New Brunswick Museum may relocate if new plan isn't found
Museum vice-chair Louise Imbeault says governments must ante up funds to build a new $45M facility
The New Brunswick Museum could be moving out of Saint John unless the community can get behind a plan to build a new facility in the city.
Museum officials held a public meeting on Thursday to outline options for building a new facility.
They say one of the only remaining options is to demolish the collections and research building on Douglas Avenue in Saint John and rebuild it on that site, at a cost of roughly $45 million.
If that doesn't happen, the museum may have to relocate to another community.
Louise Imbeault, the museum's vice-chair, said the board supports a plan that includes the Douglas Avenue site but it can only go forward with support from all three levels of government.
"Whatever we do we will have to build something that will house the museum in a decent fashion, with decent standards. So we will have to have help," she said.
"Because the museum per se, we will be able to raise some money, but the rest of the money will have to come from the city, from the province, from the federal government. $40 to $45 million is a lot of money to find."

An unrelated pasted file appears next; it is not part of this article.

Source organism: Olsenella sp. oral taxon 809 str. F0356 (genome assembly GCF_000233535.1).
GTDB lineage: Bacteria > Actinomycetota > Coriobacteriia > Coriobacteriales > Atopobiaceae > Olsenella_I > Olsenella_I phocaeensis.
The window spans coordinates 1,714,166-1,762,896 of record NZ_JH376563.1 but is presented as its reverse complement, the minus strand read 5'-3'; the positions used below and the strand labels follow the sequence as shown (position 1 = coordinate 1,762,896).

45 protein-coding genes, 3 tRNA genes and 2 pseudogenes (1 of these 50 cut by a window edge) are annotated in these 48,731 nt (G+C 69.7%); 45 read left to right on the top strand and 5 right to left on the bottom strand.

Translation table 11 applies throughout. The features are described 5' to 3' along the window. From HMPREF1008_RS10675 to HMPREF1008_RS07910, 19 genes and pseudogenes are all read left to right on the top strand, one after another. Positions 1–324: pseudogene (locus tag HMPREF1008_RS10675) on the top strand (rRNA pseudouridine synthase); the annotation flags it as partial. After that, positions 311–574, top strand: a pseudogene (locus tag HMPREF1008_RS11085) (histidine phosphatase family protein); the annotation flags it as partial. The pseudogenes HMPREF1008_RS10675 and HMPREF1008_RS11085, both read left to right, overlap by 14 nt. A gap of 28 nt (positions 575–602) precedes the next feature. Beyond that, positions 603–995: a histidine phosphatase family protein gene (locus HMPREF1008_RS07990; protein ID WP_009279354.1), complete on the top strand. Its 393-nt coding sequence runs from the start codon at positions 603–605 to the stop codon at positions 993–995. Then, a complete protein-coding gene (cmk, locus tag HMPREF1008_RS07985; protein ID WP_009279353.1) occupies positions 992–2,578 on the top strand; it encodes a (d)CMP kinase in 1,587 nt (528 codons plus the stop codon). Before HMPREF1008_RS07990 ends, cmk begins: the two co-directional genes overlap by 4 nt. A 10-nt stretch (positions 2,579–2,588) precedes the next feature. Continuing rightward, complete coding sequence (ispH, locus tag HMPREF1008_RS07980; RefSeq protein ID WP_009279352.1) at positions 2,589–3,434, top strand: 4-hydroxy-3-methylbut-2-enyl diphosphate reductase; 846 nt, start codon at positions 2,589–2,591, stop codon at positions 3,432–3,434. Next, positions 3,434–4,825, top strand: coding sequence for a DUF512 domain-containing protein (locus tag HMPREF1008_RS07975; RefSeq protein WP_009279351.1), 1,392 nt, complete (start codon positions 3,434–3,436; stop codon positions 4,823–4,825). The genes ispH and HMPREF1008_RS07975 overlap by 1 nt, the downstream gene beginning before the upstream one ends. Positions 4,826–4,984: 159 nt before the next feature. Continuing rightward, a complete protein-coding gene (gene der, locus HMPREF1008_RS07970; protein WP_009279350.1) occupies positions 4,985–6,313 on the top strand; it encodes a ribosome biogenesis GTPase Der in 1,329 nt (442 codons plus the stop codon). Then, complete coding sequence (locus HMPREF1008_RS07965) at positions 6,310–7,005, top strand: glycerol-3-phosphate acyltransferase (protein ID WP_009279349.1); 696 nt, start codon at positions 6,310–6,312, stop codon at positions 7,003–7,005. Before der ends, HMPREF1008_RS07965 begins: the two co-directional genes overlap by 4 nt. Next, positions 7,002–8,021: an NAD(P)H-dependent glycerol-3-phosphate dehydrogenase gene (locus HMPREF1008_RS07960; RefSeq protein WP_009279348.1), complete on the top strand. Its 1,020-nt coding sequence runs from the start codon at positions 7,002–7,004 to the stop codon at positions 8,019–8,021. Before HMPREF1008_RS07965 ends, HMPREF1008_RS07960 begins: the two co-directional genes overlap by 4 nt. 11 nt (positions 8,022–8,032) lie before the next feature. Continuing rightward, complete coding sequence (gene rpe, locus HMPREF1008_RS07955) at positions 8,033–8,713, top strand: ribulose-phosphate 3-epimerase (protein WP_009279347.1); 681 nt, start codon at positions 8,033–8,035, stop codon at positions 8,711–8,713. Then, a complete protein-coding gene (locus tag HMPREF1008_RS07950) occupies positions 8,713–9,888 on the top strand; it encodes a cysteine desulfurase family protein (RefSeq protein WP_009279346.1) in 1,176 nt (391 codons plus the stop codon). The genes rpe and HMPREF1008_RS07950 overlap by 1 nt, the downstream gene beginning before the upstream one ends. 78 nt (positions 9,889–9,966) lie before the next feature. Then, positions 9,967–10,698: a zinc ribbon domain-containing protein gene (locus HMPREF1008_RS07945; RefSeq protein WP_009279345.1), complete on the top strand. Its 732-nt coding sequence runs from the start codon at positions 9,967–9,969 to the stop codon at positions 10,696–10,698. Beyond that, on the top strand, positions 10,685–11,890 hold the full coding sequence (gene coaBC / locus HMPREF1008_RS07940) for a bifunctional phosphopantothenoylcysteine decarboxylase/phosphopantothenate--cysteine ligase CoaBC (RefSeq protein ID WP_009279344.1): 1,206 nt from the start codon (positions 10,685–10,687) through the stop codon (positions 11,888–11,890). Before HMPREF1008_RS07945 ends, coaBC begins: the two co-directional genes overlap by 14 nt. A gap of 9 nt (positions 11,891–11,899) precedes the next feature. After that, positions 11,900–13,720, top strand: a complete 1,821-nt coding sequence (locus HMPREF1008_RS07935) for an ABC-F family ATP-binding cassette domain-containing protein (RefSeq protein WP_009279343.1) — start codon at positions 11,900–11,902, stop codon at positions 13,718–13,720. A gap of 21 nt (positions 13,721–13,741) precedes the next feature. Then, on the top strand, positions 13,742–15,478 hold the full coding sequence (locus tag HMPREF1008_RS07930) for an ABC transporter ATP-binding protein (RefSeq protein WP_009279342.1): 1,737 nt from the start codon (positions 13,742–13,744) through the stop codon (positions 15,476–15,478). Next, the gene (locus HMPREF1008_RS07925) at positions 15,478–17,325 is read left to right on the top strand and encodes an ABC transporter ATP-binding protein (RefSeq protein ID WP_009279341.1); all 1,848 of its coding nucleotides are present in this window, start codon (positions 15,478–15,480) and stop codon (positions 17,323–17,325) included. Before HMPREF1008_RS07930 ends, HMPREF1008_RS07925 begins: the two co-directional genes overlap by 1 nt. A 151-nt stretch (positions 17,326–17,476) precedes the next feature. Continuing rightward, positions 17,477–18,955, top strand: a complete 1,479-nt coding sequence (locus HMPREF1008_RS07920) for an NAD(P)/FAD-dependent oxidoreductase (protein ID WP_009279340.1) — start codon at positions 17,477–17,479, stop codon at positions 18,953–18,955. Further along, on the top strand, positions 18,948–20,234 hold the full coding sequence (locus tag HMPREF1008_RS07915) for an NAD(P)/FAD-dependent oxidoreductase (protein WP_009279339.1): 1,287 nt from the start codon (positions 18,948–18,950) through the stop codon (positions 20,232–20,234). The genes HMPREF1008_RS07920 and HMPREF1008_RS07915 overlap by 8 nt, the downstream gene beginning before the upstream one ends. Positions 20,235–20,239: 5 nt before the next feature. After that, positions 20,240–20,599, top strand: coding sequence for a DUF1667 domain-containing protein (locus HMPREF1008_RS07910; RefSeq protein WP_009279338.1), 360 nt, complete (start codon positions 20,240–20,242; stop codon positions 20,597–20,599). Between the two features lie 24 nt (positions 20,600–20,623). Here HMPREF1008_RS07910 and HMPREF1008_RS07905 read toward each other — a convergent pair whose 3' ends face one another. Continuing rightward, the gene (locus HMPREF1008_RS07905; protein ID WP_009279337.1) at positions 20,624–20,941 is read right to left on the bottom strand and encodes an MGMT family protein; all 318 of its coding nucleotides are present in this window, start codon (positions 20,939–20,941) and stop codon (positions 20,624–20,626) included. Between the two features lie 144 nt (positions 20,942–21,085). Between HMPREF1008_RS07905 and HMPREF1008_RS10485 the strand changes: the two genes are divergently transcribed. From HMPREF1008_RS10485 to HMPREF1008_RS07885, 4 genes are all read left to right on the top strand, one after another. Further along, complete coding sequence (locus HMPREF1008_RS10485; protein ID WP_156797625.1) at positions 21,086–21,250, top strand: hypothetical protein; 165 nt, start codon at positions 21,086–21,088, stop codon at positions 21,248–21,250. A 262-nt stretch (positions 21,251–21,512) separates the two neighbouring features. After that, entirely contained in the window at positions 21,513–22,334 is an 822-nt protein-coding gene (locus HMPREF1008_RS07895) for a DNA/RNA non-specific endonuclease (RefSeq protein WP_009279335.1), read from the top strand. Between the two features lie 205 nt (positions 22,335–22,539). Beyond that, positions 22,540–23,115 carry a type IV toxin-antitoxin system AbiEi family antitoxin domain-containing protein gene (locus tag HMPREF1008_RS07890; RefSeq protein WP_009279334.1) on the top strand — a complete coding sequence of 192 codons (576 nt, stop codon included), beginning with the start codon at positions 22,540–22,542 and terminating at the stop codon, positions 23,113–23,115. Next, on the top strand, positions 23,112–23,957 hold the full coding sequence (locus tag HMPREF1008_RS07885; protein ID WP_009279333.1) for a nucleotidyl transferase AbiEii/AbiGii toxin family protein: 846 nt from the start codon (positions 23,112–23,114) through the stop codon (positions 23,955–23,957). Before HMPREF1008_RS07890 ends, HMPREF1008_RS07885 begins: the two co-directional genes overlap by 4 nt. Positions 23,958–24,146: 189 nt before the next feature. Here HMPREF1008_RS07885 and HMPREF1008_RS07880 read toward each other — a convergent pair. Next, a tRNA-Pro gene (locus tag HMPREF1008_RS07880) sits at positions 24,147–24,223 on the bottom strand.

Jane Fullerton, the chief executive officer of the museum, told the meeting that Saint John residents need to get involved by being vocal and active in their support for the museum.
Imbeault said the new museum will cost a lot of money but she said it is important to recognizes the province's history.
"You know people in whatever government spend a lot of money patching potholes that will come back next year and the year after that," she said.
"But a museum is a strong legacy and that is infrastructure we will need in the future."
The museum has been planning an expansion and upgrade for the Douglas Avenue facility in Saint John since 2000.
But the museum's chief executive officer said earlier this year the issue became an urgent matter in 2012 when engineers determined the roof structure only had another five years of life.
The museum had originally wanted to expand its Douglas Avenue facility into the neighbouring Riverview Memorial Park, a memorial to soldiers who served in the Boer War, but the museum's board of directors has decided to focus on other options.
In March, Fullerton said she hoped to have a plan in place within the next month so the museum can apply for federal funding.